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typed, just setting up my twitter. >> i have 90 followers at the moment. so 90 people are watching what i'm doing. >> what started as an idea to send short messages to a network of friends grew into the newest strand of social media and then exploded the day michael jackson died. >> and for the first time we see more than 100,000 tweets in an hour. and that's a sign that hold it, this is a space that people are going to break and talk about news. >> this new tool captured the imagination of online marketers. >> back in 2009, i was working for a publishing company, >> including the man tasked with finding new ways to promote donald trump's new book. >> they say we don't really understand this, so you're the expert, why don't you explain it. >> they set up a meeting with the boss where peter explained the basics to the billionaire and then mentioned one hitch. an imposter had already claimed
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the handle @donald trump. >> that's when i suggested we call him @real donald trump and i remember he just kind of nodded because he really liked the sound of that. >> but despite the pitch for authenticity, peter ran the account. he's the author of that david letterman plug. and most of the early tweets were just aspirational quotes they copied from trump's books. >> one of the early tweets that i had posted i have right here was my persona will never be that of a wall flower. i'd rather build walls than cling to them. >> eight months later, trump takes over his own tweeting and right away shows off his grand ambition with a typo and a website. the people at should trump got it right. how are factories supposed to compete with china and other countries? dot, dot, dot. >> he doesn't reveal in social media that the website has
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actually been setup by a vice president within the trump organization. >> why do you think he ran for president? >> both the president and his son donald junior have told me we're genetically superior and he assumed he would be best at the job. the other thing is he was furious with barack obama. >> no one is prouder to put this birth certificate matter to rest than the donald. >> his animus was based not only on politics but on the president's joking about him mercilessly at the 2011 correspondence dinner. >> and that's because he can finally get back to focusing on the issues that matter. like did we fake the moon landing. what really happened in roswell, and where are biggy and tupok.
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>> and trump sitting there trying to take it. he's sitting there and seething. you can kind of notice this is going too far. >> president trump disputes the theory this is the moment he decided to run. but a few weeks later he began using twitter to attack obama, and a barrage would follow. he tweeted the birther conspiracy more than 60 times before finally admitting the truth. but in 2012 it didn't seem to matter. barack obama easily won re-election. and the very next day about 27b in the afternoon, trump tried a new line. we have to make america great again. two people noticed. even today it has less than 1,500 likes. but that tweet would mark a turning point in american history. because what came next changed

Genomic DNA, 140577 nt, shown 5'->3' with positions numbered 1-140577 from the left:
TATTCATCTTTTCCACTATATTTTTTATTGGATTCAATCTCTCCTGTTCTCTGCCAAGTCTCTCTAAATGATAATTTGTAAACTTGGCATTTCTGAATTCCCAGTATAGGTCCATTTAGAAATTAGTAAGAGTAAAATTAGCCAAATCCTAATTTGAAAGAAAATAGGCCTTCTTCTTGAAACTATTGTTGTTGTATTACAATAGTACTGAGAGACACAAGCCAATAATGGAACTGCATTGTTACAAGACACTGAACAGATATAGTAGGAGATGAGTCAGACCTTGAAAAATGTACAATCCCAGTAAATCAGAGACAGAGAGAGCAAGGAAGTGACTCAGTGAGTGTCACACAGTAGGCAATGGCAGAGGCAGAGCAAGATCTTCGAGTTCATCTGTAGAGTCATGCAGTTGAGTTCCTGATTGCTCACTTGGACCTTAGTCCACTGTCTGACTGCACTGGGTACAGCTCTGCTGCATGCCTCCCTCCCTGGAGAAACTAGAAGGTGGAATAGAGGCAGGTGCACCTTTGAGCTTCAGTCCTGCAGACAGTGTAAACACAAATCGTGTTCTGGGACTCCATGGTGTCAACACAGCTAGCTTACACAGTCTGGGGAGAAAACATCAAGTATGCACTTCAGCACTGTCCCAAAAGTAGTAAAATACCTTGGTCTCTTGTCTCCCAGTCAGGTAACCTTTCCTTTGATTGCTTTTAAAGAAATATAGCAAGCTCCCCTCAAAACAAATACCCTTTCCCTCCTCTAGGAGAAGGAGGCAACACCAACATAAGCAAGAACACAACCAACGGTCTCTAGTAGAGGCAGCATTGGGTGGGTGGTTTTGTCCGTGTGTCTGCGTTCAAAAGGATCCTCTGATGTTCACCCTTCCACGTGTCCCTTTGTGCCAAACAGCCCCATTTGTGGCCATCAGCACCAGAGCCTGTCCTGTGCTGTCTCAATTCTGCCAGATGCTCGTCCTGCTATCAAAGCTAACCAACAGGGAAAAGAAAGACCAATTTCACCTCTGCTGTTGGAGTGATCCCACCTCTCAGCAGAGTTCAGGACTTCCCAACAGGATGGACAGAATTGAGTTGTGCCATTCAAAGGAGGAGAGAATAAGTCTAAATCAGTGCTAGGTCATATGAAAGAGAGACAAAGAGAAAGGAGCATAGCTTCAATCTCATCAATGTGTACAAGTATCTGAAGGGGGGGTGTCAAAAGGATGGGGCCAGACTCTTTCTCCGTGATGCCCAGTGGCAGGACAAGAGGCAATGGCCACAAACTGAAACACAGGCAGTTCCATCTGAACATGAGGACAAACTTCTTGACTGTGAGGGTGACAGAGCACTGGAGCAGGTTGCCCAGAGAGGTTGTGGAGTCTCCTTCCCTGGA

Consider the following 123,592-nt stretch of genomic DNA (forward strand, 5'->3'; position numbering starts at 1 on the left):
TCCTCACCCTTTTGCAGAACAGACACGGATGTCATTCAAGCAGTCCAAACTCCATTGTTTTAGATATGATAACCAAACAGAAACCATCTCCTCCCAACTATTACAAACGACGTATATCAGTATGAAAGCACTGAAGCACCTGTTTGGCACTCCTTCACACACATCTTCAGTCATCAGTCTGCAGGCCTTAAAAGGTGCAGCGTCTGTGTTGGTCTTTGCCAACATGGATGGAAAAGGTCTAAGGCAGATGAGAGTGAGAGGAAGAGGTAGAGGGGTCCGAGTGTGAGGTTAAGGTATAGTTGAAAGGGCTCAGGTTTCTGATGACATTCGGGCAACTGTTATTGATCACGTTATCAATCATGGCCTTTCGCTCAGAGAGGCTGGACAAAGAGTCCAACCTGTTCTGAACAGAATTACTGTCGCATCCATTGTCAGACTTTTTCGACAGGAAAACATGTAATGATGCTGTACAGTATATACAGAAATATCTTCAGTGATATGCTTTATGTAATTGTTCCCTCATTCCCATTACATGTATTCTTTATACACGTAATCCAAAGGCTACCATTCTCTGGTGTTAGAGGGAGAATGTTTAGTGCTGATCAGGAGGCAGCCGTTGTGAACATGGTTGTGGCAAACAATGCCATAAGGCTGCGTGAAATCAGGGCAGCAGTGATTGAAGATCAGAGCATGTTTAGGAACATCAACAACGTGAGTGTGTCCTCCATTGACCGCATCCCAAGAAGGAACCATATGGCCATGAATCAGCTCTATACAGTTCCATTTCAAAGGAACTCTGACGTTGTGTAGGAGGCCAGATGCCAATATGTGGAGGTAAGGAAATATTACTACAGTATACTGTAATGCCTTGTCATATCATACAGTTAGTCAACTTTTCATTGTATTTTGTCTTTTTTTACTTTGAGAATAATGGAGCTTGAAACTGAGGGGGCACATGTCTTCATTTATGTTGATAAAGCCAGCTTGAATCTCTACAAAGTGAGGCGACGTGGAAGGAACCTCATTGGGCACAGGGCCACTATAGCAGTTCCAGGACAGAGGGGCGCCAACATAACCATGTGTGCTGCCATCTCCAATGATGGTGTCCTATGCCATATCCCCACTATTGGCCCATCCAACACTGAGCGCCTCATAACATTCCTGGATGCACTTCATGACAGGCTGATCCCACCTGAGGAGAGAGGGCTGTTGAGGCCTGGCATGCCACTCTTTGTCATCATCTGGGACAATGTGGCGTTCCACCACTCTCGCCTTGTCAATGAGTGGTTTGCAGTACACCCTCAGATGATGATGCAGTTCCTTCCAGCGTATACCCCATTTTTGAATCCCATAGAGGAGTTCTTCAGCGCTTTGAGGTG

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barack obama is not who you think he is. most overrated politician in u.s. history. >> rosie is crude, rude, obnoxious and dumb. >> obnoxious and dumb. >> other than that, i like her very much. >> i have never seen a thin person drinking diet coke. >> truly weird. >> truly weird, senator rand paul of kentucky. >> reminds me of a spoiled brat without a properly functioning brain. >> every time i speak of the haters and losers, the haters and losers, the haters and
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losers, i do so with great love and affection. >> they cannot help the fact that they were born [ bleep ] dumb. nice. >> by the time donald trump rode an escalator into history, he had spent five years -- >> it's an asset. i tweet well. >> as much as they tried, his rivals look like they brought a knife to a gunfight. >> this is a tough business to run for president. >> you're a tough guy. >> we need to have a leader. >> real tough. >> we went back and looked at jeb bush's most popular tweets. >> he had a popular tweet. >> he had a few. he had one that got nearly 35,000 likes with just a picture of his gun. do you remember that? >> no. which tells you everything you need to know, right? i mean, jeb's tweets were frankly not very memorable. >> you called women you don't like fat pigs, dogs, slobs, and disgusting animals. your twitter account -- >> only rosie o'donnell.
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>> with every insulting quip and poisoned tweet, the establishment assumed he'd finally gone too far. >> he's losing it. we need a commander in chief. not a twitterer in chief. >> but each of those moments convinced one man in northern california that donald trump could not lose. hey, scott. >> how are you? come on in. >> this is beautiful. >> thanks. >> the house that dilbert built. >> scott adams is the creator of the dillbert comic strip, a multi-million dollar empire of books, toys and calendars. although he admits his speaking engagements have taken a hit since he began praising president trump on twitter. >> you were one of the few public people in america who saw this election coming long before anybody else. >> right. >> how?